Military, not security: Forced sentry duty in southern Ye Township
July 25, 2012
HURFOM: In two small villages of lower Ye Township, Mon state, resident military battalions are forcing local people to serve as sentries to protect the community perimeters from attack. Despite village security falling under the troops’ authority, the area’s ongoing violence and extortion committed by Mon armed splinter groups has resulted in the soldiers renewing an 8-year-old custom of substituting local civilians for military guards. The villages, unable to afford the exorbitant demands of the Mon splinter groups, remain vulnerable to attack in retaliation for nonpayment, and the military is unwilling to fulfill its role as village protector for fear of assault. Villagers are saddled with the triple threat of roving armed groups, violations committed by the military and depleted income from work hours lost while serving sentry duty.
However, the chief menace to the communities remains that of violence. In the past year, several villagers were killed by attacks from the Mon groups, and one woman died while performing sentry duty. Many young people are leaving in search of more secure locations and jobs, and the villagers wonder when the cycle of violence will end.
The following accounts were collected during interviews in Pauk Pin Kwain and Yin Ye villages and detail the experiences of residents facing forced sentry duty over the last month.
Nai Thit, Nai Myit Aung and Nai Ba are farmers and plantation owners in Pauk Pin Kwain village, Yebyu sub-township, Tenasserim Region. The men described that, because the villagers cannot afford to supply the 20 million kyat and numerous materials demanded by a local Mon armed splinter group (led by Nai Loon and Nai Saung), the village regularly receives threats that necessitate constant surveillance to defend from attack.
In response, the military ordered local men and members of the village administration to provide security around the perimeter of town. Since June, no less than ten villagers per night have been mobilized to perform sentry duty in three designated places. However, the ongoing insecurity has driven many people to seek better opportunities elsewhere, and there are only a few young and adult men left in the community’s 300 households. This shortage entails each household to perform security duty twice a week. The villagers do not want to refuse the military’s order for fear of punishment, but also know the dangers involved with security duty. Military columns operated by Light Infantry Battalions (LIB) No. 273 and No. 282 (led by Captains Thein Soe and Thit Naing Soe) have not provided the villagers with weapons while on duty, putting the novice guards even more at risk. General Thit Naing Soe and his 12 troops occasionally lodge in village houses at night, leaving the villagers to defend the soldiers.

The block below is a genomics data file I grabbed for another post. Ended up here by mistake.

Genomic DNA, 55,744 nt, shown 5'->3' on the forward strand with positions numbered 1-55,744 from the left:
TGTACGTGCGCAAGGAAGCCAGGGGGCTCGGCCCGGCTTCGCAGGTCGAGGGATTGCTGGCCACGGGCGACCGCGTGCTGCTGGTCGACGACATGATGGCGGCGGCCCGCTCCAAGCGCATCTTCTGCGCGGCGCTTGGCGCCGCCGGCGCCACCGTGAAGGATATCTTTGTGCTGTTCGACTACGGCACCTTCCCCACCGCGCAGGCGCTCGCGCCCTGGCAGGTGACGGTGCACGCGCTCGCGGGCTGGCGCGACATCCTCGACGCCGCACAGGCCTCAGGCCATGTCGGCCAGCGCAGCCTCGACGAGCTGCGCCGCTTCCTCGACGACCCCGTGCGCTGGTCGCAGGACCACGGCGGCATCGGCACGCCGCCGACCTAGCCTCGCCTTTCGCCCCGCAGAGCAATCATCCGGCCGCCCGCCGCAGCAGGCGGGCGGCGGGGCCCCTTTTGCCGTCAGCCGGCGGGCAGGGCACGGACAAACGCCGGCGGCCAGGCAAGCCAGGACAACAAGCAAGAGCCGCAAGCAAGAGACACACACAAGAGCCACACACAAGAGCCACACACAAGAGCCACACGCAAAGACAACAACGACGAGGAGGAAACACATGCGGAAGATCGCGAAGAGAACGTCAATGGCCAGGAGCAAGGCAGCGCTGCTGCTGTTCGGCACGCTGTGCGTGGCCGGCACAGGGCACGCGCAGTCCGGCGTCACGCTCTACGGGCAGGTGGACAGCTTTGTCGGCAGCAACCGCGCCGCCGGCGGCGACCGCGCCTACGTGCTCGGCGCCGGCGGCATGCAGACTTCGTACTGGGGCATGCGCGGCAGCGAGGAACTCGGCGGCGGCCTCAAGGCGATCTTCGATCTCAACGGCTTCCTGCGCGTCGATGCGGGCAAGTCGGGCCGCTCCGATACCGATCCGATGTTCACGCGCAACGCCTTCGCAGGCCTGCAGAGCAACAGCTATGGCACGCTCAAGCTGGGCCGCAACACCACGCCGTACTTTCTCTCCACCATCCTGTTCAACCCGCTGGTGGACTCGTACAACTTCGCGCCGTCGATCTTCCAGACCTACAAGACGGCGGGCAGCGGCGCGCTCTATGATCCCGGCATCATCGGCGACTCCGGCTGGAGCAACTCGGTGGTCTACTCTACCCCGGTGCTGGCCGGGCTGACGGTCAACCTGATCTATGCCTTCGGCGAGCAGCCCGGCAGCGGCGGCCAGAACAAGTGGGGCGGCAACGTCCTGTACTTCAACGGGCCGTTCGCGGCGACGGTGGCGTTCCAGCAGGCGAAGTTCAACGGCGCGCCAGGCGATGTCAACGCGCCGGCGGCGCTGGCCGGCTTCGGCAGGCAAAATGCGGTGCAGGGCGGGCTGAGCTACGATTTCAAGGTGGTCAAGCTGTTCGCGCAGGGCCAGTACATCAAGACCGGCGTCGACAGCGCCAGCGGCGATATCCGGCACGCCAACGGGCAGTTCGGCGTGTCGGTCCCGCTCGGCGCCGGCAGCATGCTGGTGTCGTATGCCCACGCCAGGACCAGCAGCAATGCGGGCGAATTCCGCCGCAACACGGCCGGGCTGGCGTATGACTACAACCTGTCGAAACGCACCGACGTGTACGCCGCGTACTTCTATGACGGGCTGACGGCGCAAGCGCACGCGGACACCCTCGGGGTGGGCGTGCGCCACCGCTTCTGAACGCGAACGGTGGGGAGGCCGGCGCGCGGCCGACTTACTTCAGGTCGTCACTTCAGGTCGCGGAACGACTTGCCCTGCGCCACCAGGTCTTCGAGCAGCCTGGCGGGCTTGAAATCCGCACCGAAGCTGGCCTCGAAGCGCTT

Nai Myit Aung, who has performed sentry duty five times, said, “We, the villagers, presume that the military is ineffective in our village because security is their responsibility since they have power, but now, the villagers have to protect them without any weapons. There has yet to be a break in this situation, and some village youths left home to travel to Thailand or simply to find safer places to live.”
Similar reports were documented in nearby Yin Ye village in southern Ye township, Mon state. Plantation owner Nai Kon Ong, 46, reported that, in the wake of Mon armed group threats and demands, local LIB No. 31 commanded the villagers to cooperate with them to secure the village. Yin Ye also has around 300 households, and villagers have to serve sentry duty two or three times a month. Residents who do not comply with the order have to pay the military 5,000 kyat. Additionally, since 2005, the villagers have had to pay 2,000 kyat per month to the military’s local militia force as compensation for security, but at the end of June this year, the military increased the fee to 3,000 kyat per household.
Nai Kon Ong stated, “We have to pay monthly support to both the village security and for the militia’s weapons. We have to provide security without weapons, or we have to pay money if we do not agree to security [duty]. We have to work to earn money since we only have plantations and farms, so, how much money can we earn if we can’t spend time on our jobs?”
Despite recent government reforms and the promise of a democratic transition, military troops continue to act with impunity in certain villages of Ye Township, Mon State. The military is not taking responsibility for its security role, either demanding compensation or forcing villagers to do the jobs they are paid to do. These activities permeate the villages with a sense that the rule of law remains absent in the periphery regions of Burma.
Village resident Nai Thit concluded, “Even though the military is located in the village, the residents have to provide security. In reality, it seems that we have to guard them. If a shot is fired, we, the villagers, have to be the first victims to die.”